Preliminary investigation of the prevalence and implantation potential of abnormal embryonic phenotypes assessed using time-lapse imaging

Amy Barrie, Roy Homburg, Gary McDowell, Jeremy Brown, Charles Kingsland, Stephen Troup

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    19 Citations (Scopus)
    87 Downloads (Pure)

    Abstract

    This retrospective, single site observational study aimed to delineate five abnormal embryonic developmental phenotypes, assessing their prevalence, development potential and suitability for inclusion in embryo selection models for IVF. In total, 15,819 embryos from 4559 treatment cycles cultured in EmbryoScope® incubators between January 2014 and January 2016 were included. Time-lapse images were assessed retrospectively for five abnormal embryo phenotypes: direct cleavage, reverse cleavage, absent cleavage, chaotic cleavage and cell lysis. The prevalence of each abnormal phenotype was assessed. Final embryo disposition, embryo quality and implantation rate were determined and compared with a control embryo cohort. The collective prevalence for the five abnormal phenotypes was 11.4%; chaotic cleavage and direct cleavage together constituted 9.7%. Implantation rates were 17.4%, 0%, 25%, 2.1% and 0% for direct, reverse, absent, chaotic cleavage and cell lysis, respectively. The overall implantation rate for all abnormal embryos with known implantation status was significantly lower compared with the control population (6.9% versus 38.7%, P < 0.0001). The proportion of good quality embryos in each category of abnormal cleavage remained below 25%. Embryos exhibiting an abnormal phenotype may have reduced developmental capability, manifested in both embryo quality and implantation potential, when compared with embryos of normal phenotype.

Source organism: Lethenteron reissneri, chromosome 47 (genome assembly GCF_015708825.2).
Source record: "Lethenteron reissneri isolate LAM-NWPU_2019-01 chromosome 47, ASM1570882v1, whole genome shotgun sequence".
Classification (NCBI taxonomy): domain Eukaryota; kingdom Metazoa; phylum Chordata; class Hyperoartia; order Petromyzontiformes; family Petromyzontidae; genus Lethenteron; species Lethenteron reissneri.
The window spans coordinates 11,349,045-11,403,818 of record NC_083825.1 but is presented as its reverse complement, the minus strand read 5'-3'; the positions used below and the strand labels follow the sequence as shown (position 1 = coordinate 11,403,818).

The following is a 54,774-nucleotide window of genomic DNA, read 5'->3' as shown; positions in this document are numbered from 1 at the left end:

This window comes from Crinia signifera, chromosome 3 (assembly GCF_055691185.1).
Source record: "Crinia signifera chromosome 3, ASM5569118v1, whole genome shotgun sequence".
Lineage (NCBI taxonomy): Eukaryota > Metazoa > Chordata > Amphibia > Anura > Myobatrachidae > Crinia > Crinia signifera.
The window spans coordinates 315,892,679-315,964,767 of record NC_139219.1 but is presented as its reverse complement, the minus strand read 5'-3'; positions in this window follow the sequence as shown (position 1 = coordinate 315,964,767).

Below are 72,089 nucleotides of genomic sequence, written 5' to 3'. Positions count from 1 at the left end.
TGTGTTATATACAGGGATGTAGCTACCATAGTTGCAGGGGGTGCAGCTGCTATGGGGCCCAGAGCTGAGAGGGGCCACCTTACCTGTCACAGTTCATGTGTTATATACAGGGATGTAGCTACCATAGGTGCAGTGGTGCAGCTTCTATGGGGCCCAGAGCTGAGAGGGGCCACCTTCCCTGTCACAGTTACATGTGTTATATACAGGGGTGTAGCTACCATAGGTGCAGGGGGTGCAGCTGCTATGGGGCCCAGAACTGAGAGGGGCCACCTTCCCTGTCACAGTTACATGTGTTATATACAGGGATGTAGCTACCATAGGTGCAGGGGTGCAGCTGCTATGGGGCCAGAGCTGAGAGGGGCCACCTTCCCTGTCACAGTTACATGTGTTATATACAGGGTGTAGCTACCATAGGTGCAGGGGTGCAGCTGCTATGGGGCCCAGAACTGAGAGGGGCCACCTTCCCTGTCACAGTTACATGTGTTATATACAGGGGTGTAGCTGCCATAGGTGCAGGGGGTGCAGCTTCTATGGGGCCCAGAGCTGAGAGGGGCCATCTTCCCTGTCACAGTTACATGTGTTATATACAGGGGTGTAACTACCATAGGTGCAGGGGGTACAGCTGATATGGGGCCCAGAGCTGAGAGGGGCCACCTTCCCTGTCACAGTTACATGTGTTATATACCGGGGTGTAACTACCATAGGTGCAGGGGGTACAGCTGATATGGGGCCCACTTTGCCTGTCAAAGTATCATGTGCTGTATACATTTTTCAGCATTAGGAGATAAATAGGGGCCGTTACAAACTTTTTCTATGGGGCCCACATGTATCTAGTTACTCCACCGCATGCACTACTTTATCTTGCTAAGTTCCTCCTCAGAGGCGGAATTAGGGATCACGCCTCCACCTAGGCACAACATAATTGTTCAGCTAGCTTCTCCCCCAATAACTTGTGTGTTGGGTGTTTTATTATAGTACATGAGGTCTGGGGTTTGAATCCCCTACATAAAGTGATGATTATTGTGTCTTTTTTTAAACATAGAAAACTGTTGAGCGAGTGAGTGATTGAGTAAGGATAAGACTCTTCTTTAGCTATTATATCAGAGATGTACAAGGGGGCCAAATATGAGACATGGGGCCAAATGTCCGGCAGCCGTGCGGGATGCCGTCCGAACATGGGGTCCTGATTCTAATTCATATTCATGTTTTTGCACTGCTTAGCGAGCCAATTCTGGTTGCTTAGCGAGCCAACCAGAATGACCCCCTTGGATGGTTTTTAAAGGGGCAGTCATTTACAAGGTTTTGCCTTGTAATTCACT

Original languageEnglish
    Pages (from-to)455-462
    Number of pages8
    JournalReproductive BioMedicine Online
    Volume34
    Issue number5
    Early online date1 Mar 2017
    DOIs
    Publication statusPublished - May 2017

    Keywords

    • Abnormal phenotype
    • Embryodevelopment
    • Morphokinetics
    • Time-lapse
    • Embryo development

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